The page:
6. The World Federation of Right to Die Societies: An international nonprofit organization with a pro-euthanasia viewpoint

7. This site expresses the anti-euthanasia viewpoint from a religious, specifically Catholic, perspective

8. Assisted suicide ElderLawAnswers--a commercial legal advice site

CLARIFICATION: In the context of this assignment, we are referring to "euthanasia" as the killing of someone to end his/her suffering, not to euthanasia as practiced by Nazi Germany and others before that time who were motivated by prejudice to end the lives of people whom they believed to be inferior. For more info about this use of the word, see:


Group 3: Setting of the Novel (Time and Place):

Monterey County Historical Society, History of Salinas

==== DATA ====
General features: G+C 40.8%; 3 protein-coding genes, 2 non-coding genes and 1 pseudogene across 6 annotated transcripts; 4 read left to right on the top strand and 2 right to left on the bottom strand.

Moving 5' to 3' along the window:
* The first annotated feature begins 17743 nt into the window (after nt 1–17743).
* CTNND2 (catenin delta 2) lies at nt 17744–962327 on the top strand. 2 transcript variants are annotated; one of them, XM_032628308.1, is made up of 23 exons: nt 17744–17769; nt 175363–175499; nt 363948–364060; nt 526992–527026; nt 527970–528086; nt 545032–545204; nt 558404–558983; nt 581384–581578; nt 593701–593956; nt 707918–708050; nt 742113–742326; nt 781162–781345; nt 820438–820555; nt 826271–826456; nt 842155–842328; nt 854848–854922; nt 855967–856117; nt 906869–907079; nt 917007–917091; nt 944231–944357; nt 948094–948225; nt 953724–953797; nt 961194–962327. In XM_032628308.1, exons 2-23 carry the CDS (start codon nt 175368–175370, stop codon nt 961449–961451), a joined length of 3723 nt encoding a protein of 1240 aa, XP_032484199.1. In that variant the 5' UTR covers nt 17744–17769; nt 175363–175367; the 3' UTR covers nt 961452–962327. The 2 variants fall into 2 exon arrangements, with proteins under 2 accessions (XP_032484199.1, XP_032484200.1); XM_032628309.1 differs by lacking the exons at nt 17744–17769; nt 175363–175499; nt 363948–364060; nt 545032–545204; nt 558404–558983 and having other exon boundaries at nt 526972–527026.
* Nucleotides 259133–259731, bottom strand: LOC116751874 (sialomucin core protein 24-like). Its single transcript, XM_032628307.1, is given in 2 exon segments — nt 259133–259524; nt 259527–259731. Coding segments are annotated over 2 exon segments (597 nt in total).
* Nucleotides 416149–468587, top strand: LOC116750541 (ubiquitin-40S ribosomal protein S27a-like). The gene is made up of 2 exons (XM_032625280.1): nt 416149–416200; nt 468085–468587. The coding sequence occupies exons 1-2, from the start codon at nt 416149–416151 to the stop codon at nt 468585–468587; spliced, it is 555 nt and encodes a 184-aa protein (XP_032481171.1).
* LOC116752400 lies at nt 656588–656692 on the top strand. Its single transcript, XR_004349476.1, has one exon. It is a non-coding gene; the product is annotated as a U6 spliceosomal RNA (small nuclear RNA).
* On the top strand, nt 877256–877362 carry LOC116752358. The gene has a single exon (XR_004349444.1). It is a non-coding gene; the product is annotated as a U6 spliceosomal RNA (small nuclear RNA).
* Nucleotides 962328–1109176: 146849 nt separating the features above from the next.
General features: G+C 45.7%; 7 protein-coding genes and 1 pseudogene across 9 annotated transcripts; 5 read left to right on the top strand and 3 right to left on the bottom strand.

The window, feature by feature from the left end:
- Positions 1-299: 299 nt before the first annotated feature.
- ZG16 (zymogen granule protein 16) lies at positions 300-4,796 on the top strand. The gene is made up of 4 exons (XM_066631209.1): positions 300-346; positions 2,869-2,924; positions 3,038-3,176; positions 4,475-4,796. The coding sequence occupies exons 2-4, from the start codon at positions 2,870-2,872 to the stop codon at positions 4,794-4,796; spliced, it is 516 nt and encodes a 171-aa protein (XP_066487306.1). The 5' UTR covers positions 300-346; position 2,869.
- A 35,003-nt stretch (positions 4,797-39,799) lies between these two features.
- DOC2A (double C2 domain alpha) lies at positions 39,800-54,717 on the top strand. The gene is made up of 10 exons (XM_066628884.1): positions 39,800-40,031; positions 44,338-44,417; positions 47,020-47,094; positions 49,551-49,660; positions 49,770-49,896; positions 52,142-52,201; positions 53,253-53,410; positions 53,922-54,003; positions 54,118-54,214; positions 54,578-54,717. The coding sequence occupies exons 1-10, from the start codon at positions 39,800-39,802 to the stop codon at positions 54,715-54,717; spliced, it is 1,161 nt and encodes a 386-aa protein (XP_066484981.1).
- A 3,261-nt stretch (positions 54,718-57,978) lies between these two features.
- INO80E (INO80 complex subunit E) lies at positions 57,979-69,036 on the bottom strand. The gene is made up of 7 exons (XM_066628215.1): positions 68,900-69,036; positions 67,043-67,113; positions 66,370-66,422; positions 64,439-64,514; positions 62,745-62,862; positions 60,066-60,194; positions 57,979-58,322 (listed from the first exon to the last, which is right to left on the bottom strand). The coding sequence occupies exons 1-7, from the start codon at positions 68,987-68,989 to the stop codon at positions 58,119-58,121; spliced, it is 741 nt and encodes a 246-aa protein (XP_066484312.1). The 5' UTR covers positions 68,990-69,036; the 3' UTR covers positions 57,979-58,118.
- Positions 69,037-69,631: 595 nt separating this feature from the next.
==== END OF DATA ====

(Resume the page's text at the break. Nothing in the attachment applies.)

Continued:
Library of Congress American Memory Project--1930s and Great Depression:

-- and specifically about migrant workers

History channel--Great Depression

Great Depression

San Jose State--setting of OMAM

Historical Context of Steinbeck's Works (SJSU): Click on the time periods (blue links, right-hand side of screen)


Group 4: Migrant Farm Laborers, Then and Now: 

1. Farming in the 1930s: This review of 3 books about farming in the 1930s gives some good details about that time period:

3. "Okies"-- farmers moving to CA in 1930s: Although they came from many states such as Kansas, Texas, and Oklahoma, the displaced farmers who moved from the dried-out farms in the middle of the country to California in the 1930s became known as "Okies" after the large percentage (almost a quarter) who came from Oklahoma. One of Steinbeck's other novels, The Grapes of Wrath, deals with Dust Bowl migrant workers as they travel in search of work. In OMAM we see that migrant workers George and Lennie still face a hard life even after they have found a job on a farm: